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If we insert numerical values into Equation 28.12, we obtain The lowest energy state, or ground state, corresponds to n= 1 and has an energy E 1 =-m e k e 2 e 4 /2ħ 2 = -13.6 eV. The next state, corresponding to n= 2, has an energy E 2 = E 1 /4= -3.40 eV, and so on. An energy level diagram showing the energies of these stationary states and the correspo -nding quantum numbers is given in Active Figure 28.7.

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The uppermost level shown, corresponding to E = 0 and n→∞, represents the state for which the electron is completely removed from the atom. In this state, the electron’s KE and PE are both zero, which means that the electron is at rest infinitely far away from the proton. The minimum energy required to ionize the atom—that is, to completely remove the electron—is called the ionization energy. The ionization energy for hydrogen is 13.6 eV. Equations 28.3 and 28.12 and the third Bohr postulate show that if the electron jumps from one orbit with quantum number n i to a second orbit with quantum number, n f, it emits a photon of frequency f given by

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Finally, to compare this result with the empirical formulas for the various spectral series, we use Equation 28.14 and the fact that for light,λf= c, to get A comparison of this result with Equation 28.1 gives the following expression for the Rydberg constant: If we insert the known values of m e, k e, e, c, and ħ into this expression, the resulting theoretical value for R H is found to be in excellent agreement with the value determined experimentally for the Rydberg constant. When Bohr demonstrated this agreement, it was recognized as a major accomplishment of his theory

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In order to compare Equation 28.15 with spectroscopic data, it is convenient to express it in the form We can use this expression to evaluate the wavelengths for the various series in the hydrogen spectrum. For example, in the Balmer series, n f = 2 and n i = 3, 4, 5,... (Eq. 28.1). For the Lyman series, we take n f =1 and n i = 2, 3, 4,.... the Bohr Theory successfully predicts the wavelengths of all the observed spectral lines of hydrogen.

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EXAMPLE: The Balmer series for the hydrogen atom corresponds to electronic transitions that terminate in the state with quantum number n = 2, as shown in Figure 28.8. Find the longest-wavelength photon emitted in the Balmer series and determine its frequency and energy. (b) Find the shortest-wavelength photon emitted in the same series. Solution (a) Find the longest wavelength photon emitted in the Balmer series, and determine its energy. Substitute into Equation 28.17, with n i = 3 and n f = 2:

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Take the reciprocal and substitute, finding the wavelength: Now use c = fλ to obtain the frequency: Calculate the photon’s energy by substituting into Equation 27.5: Find the shortest wavelength photon emitted in the Balmer series.Substitute into Equation 28.17, with n i = ∞ and n f =2. Take the reciprocal and substitute, finding the wavelength:

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Bohr’s Correspondence Principle we found that Newtonian mechanics cannot be used to describe phenomena that occur at speeds approaching the speed of light. Newtonian mechanics is a special case of relativistic mechanics and applies only when v is much smaller than c. Similarly, quantum mechanics is in agreement with classical physics when the energy differences between quantized levels are very small. This principle, first set forth by Bohr, is called the correspondence principle.

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For example, consider the hydrogen atom with n > 10000. For such large values of n, the energy differences between adjacent levels approach zero and the levels are nearly continuous, as Equation 28.13 shows. Calculations show that for n > 10000, this frequency is different from that predicted by quantum mechanics by less than 0.015%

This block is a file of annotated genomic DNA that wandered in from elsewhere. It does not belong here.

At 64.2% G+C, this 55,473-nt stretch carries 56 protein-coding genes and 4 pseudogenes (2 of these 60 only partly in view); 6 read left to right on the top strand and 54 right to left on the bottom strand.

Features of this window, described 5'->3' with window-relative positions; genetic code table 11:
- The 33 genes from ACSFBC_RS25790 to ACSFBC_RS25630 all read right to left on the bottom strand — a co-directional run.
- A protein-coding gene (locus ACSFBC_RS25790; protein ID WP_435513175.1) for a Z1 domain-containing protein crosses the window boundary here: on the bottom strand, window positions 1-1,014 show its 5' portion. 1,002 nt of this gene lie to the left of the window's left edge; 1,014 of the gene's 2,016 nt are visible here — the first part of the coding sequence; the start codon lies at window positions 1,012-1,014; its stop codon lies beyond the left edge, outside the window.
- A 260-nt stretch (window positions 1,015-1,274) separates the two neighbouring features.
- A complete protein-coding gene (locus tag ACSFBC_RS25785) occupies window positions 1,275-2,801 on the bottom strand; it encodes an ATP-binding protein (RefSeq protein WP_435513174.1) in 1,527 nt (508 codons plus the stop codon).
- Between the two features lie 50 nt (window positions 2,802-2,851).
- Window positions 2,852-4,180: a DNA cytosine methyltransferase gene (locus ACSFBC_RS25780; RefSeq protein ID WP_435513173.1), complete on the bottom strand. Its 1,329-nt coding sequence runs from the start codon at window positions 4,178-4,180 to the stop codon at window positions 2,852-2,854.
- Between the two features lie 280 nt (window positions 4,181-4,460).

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28.4 MODIFICATION OF THE BOHR THEORY The Bohr Theory of the hydrogen atom was a tremendous success in certain areas because 1.it explained several features of the hydrogen spectrum that had previously defied explanation 2.It accounted for the Balmer series and other series 3.it predicted a value for the Rydberg constant that is in excellent agreement with the experimental value 4.it gave an expression for the radius of the atom; and it predicted the energy levels of hydrogen 5.the Bohr Theory gave us a model of what the atom looks like and how it behaves.

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The analysis used in the Bohr Theory is also successful when applied to hydrogen-like atoms. An atom is said to be hydrogen-like when it contains only one electron. Examples are singly ionized helium, doubly ionized lithium, triply ionized beryllium, and so forth. The results of the Bohr theory for hydrogen can be extended to hydrogen- like atoms by substituting Ze 2 for e 2 in the hydrogen equations, where Z is the atomic number of the element. 28.18 And 28.19 Although many attempts were made to extend the Bohr Theory to more complex, multi-electron atoms, the results were unsuccessful. Even today, only approximate methods are available for treating multi-electron atoms.

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EXAMPLE 28.2 Goal Apply the modified Bohr Theory to a hydrogen-like atom. Problem Singly ionized helium, He +, a hydrogen-like system, has one electron in the 1s orbit when the atom is in its ground state. Find (a) the energy of the system in the ground state in electron volts, and (b) the radius of the ground-state orbit. Strategy Part (a) requires substitution into the modified Bohr model, Equation 28.18. In part (b), modify Equation 28.9 for the radius of the Bohr orbits by replacing e 2 by Ze2, where Z is the number of protons in the nucleus. Solution Find the energy of the system in the ground state. Write Equation 28.18 for the energies of a hydrogen-like system: Substitute the constants and convert to electron volts:

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Substitute Z =2 (the atomic number of helium) and n=1 to obtain the ground state energy: Find the radius of the ground state. Generalize Equation 28.9 to a hydrogen-like atom by substituting Ze 2 for e 2 : For our case, n = 1 and Z = 2: Notice that for higher Z the energy of a hydrogen- like atom is lower, which means that the electron is more tightly bound than in hydrogen. This results in a smaller atom, as seen in part (b).

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The number of protons in an atom’s nucleus is the atomic number for that particular element The same element may have different numbers of neutrons in its nucleus These slightly different kinds of the same elements are called isotopes